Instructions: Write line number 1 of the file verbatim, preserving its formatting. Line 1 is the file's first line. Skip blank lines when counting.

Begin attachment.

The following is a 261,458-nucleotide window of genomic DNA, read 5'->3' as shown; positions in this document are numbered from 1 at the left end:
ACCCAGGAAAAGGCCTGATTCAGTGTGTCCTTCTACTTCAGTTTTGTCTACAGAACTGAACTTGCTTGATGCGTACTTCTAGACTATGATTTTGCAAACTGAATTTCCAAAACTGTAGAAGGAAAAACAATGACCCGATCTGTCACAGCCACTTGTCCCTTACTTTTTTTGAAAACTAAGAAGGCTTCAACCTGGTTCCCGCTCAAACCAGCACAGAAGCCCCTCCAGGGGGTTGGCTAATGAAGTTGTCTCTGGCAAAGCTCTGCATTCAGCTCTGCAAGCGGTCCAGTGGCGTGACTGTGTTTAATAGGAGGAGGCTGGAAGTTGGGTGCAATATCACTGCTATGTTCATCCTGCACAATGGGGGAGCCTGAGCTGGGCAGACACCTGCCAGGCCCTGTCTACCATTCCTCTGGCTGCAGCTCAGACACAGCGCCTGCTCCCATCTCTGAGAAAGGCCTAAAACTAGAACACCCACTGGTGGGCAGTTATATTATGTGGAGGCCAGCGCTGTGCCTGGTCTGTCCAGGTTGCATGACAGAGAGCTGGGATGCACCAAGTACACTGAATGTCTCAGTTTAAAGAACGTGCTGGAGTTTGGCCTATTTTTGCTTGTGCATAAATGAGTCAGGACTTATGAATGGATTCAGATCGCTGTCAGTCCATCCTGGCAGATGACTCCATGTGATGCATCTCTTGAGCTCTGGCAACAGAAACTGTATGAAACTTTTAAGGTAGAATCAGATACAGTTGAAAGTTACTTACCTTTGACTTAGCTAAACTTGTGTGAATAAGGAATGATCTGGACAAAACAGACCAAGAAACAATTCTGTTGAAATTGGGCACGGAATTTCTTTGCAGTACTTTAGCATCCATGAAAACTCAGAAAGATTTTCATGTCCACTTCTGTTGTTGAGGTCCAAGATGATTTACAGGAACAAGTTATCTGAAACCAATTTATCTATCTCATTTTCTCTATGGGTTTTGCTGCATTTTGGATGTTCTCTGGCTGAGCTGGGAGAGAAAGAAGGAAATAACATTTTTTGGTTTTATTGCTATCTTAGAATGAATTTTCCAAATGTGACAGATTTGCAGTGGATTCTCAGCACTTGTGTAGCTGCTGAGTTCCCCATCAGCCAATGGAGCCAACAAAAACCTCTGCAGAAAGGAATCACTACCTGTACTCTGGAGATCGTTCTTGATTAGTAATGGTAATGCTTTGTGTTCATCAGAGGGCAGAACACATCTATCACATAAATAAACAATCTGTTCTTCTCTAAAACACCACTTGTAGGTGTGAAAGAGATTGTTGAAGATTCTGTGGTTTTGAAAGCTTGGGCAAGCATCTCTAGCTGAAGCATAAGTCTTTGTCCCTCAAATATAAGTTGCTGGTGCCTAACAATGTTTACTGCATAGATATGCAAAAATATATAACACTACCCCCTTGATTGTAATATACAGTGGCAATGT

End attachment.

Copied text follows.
The following is a 261,458-nucleotide window of genomic DNA, read 5'->3' as shown; positions in this document are numbered from 1 at the left end: